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Do peace operations work? And can they protect civilians?

These were some of the questions raised when researchers from the NUPI-led Effectiveness of Peace Operations Network (EPON) shared their insights in Washington, D.C. and New York.

EPON Seminar at the Stimson Center, Washington, D.C.

Photo: Jenny Nortvedt / NUPI

EPON Seminar at the Stimson Center, Washington, D.C.

Photo: Jenny Nortvedt / NUPI

12 and 14 November EPON organised seminars in New York and Washington D.C. to brief policymakers and practitioners on EPON research findings and future plans. 

EPON is a network established by NUPI in 2018 together with over 60 partners across the globe which undertake studies into the effectiveness of specific peace operations using a common methodology. The overall aim of EPON is to enhance the effectiveness of international peace operations, by enabling and supporting collaborative research.

Peace Operations contribute to preventing large-scale conflict

During the seminars in New York and Washington D.C., researchers from the EPON research teams shared their insights from the studies of the peace operations in Mali (MINUSMA), the Democratic Republic of Congo (MONUSCO), South Sudan (UNMISS), and Somalia (AMISOM). You can read about the EPON lead authors’ insights and thoughts in blog posts on the EPON website here.

One general observation highlighted by the researchers, was how most of the peace operations EPON has studied so far have made significant contributions to preventing large-scale conflict and civil war. However, peace operations are not able to reach sustainable peace on their own.

How can peace operations be effective?

  • Political primacy is key. The political will of national and local stakeholders are necessary for bringing an end to violent conflict.
  • Peace operations need a comprehensive approach, especially in terms of planning and exiting the missions. The missions need to enable local forces to take over the responsibility before they exit.
  • The international expectations of peace operations need to match the mandates, resources, and capacity of the operations. If not, the operations are destined to fail.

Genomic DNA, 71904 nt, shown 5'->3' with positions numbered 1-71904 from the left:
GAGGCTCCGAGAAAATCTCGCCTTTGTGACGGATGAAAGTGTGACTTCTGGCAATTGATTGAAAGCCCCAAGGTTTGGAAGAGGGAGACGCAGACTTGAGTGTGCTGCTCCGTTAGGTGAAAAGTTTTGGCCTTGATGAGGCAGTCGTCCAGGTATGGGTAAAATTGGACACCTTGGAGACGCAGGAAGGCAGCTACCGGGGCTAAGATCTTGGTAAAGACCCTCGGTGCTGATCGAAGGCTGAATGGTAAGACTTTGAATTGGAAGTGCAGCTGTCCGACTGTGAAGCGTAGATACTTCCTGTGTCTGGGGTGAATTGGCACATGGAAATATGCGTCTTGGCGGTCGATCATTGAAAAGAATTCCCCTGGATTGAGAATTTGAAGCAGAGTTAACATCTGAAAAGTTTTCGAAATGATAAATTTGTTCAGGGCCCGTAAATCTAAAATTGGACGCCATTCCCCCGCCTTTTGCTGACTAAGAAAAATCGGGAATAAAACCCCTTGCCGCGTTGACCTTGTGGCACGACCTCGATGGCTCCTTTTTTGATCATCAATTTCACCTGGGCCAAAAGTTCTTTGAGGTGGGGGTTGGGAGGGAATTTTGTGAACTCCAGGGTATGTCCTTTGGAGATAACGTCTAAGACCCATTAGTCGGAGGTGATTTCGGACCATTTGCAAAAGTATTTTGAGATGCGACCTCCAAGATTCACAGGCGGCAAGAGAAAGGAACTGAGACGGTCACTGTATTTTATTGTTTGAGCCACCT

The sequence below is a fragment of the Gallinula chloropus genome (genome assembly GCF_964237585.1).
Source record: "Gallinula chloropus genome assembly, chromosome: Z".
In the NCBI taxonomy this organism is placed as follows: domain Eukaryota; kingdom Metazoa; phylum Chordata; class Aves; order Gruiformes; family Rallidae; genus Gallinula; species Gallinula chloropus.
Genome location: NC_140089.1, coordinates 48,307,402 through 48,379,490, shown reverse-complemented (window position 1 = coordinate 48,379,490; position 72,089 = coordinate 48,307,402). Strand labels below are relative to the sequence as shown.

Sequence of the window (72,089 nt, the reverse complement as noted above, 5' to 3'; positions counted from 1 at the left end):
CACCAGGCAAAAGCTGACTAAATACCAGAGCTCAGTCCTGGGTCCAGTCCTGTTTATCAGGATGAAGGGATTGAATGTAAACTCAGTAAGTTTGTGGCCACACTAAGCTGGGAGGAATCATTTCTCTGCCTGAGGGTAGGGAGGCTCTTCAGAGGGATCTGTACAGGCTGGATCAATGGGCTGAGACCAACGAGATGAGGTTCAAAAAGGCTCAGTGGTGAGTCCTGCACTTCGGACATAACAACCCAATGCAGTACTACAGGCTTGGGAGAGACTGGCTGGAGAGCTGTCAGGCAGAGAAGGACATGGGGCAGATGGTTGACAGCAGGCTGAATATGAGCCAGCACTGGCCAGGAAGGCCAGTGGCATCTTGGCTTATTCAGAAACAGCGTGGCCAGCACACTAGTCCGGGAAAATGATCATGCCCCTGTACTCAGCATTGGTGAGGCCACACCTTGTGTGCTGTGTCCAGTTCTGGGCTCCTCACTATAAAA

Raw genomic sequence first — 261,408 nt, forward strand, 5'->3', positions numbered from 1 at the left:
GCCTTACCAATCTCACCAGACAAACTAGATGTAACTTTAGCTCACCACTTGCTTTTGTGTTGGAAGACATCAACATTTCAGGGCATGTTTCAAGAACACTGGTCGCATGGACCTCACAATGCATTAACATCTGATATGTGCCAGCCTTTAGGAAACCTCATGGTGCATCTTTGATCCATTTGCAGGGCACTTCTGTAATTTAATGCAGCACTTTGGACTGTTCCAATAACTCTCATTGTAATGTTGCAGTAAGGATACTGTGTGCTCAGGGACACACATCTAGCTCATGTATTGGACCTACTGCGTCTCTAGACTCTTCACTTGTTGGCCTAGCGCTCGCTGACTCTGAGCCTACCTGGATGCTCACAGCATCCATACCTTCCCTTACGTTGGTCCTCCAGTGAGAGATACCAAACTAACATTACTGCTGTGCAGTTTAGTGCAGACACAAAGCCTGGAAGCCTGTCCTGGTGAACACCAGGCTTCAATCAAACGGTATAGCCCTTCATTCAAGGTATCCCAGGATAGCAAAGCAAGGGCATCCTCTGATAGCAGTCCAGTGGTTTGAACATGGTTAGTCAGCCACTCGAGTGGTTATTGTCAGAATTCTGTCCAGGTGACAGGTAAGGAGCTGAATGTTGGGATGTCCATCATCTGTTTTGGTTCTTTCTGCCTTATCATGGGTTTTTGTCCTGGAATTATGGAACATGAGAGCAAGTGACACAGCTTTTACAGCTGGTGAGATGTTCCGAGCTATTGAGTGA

EPON seminar at the International Peace Institute in New York.

Photo: Jenny Nortvedt / NUPI

Future EPON studies

In addition to the completed studies, the seminars also touched on EPON studies currently being undertaken and planned. The next EPON research studies will focus on the UN multidimensional stabilisation mission in the Central African Republic (MINUSCA), the EU and OSCE Special Monitoring Mission in Ukraine, the AU and UN hybrid operation in Darfur (UNAMID), and the UN Verification Mission in Colombia.

The panellists in New York and Washington D.C. were:

Don’t miss:

The seminars were organised in cooperation with the UN Division of Policy, Evaluation and Training (DPET) of the Department of Peace Operations and hosted by the Stimson Center in Washington D.C. and the International Peace Institute in New York. The seminars brought together the UN, government officials, practitioners and experts working in this field to discuss the findings of recent EPON studies.

  • If you wish to follow EPON events more closely and receive updates on the events, you can join the newsletter here. You can also follow EPON on Facebook and Twitter.

NUPI has received funding from the Norwegian Research Council and the Norwegian Ministry of Foreign Affairs to support EPON and its research, including via the UN Peace Operations project (UNPOP) and the Training for Peace (TfP) programme. For more information about EPON, see its website.


  • Africa
  • North America
  • Peace operations
  • Humanitarian issues
  • Conflict
  • United Nations
  • AU